Essay Preview: Journalism
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When journalism is chosen as a career, society tends to have a stereotypical image of a group of photographers chasing celebrities. If not, then an image of an anonymous person writing biased comments about current affairs, trying to manipulate the truth. However, their real work earns them every cent they deserve unlike the heartless lawyers who earns millions for defending criminals. The work of journalism, on the hand, consists of interviewing and attending events in all conditions in order to gather news and information for public interest. This is followed by further research into the background information then assessing suitability of reports and articles for public. The process is much more difficult than expected, especially with the requirement of interpreting news at the same time commenting on publics behalf within an established style and format. Although the hard work usually comes to a good income, certain qualities and skills are needed.
The qualities and skills required mainly evolve around their general knowledge and English skills. All journalists must be able to write clear, concise, objective, and accurate material in a limited time. It also requires the ability to work under pressure and in long, irregular hours under any weather conditions. As the job could be undertaken in different areas, journalists must have good communication skills to gather news from sources and in cases of working on radio or television, must be able to interpret the information clearly. To be successful in their profession, good general knowledge and an interest in current events is necessary to be able to cover any topic of interest. Some other requirements may be learnt in further education after senior high school, such as understanding laws of defamation, contempt and copyright.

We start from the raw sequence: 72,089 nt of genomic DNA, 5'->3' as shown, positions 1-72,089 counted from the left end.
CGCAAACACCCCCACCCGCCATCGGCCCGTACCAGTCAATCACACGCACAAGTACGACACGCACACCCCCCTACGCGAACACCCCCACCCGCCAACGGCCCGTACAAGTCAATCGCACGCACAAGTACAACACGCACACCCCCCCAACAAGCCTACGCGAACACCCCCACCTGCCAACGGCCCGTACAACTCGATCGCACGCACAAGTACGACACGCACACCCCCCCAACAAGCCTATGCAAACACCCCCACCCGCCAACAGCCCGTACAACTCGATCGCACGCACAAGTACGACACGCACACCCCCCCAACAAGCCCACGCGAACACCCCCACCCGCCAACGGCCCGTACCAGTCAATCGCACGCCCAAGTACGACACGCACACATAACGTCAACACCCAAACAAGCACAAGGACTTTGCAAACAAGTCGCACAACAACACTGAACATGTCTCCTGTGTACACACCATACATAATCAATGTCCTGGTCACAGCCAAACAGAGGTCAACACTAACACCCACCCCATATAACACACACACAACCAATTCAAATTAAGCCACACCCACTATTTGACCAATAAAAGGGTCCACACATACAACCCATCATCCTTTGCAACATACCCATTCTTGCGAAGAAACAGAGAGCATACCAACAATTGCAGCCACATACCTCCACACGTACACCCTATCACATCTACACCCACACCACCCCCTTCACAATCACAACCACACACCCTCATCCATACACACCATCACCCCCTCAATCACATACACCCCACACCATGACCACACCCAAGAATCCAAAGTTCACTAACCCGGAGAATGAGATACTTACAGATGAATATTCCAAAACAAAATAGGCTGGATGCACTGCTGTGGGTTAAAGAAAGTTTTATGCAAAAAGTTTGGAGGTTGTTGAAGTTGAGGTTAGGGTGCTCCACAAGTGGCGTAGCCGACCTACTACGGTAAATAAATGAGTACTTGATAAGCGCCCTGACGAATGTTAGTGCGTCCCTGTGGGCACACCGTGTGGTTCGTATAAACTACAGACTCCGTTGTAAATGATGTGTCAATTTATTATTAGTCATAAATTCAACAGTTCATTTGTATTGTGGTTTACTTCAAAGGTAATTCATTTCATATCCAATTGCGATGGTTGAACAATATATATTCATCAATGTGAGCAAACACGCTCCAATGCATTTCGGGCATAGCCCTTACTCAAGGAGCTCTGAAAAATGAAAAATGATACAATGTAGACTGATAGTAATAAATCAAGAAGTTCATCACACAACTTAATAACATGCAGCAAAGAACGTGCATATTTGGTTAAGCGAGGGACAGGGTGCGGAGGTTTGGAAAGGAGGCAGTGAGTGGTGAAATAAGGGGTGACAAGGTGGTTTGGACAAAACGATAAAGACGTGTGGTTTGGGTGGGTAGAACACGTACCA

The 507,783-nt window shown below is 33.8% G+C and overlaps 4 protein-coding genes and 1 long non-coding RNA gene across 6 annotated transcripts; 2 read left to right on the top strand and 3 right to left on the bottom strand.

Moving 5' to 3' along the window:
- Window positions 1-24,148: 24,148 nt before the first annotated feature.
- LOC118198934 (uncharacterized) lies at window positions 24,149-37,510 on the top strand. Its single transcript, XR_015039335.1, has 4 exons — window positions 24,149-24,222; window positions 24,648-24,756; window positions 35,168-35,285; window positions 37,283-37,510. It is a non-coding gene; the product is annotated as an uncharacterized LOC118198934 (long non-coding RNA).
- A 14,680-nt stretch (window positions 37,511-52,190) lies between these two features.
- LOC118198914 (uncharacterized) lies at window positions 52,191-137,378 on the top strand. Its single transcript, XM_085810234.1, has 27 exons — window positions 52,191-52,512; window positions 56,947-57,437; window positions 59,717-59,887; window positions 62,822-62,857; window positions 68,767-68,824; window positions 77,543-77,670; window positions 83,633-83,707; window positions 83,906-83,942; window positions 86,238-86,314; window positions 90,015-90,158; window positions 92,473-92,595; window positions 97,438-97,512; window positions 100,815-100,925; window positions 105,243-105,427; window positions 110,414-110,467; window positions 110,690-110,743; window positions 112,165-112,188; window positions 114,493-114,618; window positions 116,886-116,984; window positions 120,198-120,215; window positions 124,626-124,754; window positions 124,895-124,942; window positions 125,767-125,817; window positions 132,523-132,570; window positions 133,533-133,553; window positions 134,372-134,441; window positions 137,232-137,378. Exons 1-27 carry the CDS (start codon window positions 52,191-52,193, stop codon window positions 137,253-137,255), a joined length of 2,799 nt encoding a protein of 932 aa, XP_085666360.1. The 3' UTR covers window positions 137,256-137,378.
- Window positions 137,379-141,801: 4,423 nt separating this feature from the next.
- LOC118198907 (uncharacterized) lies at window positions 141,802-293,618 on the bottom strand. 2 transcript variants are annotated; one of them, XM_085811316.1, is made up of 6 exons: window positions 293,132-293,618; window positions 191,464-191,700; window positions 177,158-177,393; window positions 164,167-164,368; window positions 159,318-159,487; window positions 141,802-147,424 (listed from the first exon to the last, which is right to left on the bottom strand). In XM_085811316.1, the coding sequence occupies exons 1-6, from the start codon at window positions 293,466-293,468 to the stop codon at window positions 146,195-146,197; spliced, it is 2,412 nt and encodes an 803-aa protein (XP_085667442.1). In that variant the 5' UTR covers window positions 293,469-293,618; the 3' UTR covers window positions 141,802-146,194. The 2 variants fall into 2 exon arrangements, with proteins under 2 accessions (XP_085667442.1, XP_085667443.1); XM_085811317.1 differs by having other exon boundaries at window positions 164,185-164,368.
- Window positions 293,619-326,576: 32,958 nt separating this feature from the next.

To find a career in journalism, two options are provided but both require a pass in the year 12 HSC with preferably good results in English. The first option would be to study a degree at university for three years followed by a one year graduate cadetship, which is on-the-job training by professional journalists. The other alternative is undertaking a three year cadetship to gain experience and training under supervision of senior journalists. Although this is more common than study at university, there is a large competition for cadetships.
One of the reasons for competition of cadetships may be due to the income being the biggest attraction of journalism. Although most enters the career due to passion or natural talents, there is no doubt that the income would be an incentive. This is only reasonable as journalism can be seen as a risky job, especially during the research of information. If there was any danger, income would be the main compensation. As common sense, money is essential for survival and the average income of journalism is adequate. According to the Bureau of Statistics a rational amount of journalists may earn the same or more income than doctors and lawyers under different circumstances. Even though the income for journalist is appealing, the main reason for interest in the career would be the knowledge gained in job.
At this point, journalism is portrayed as an ideal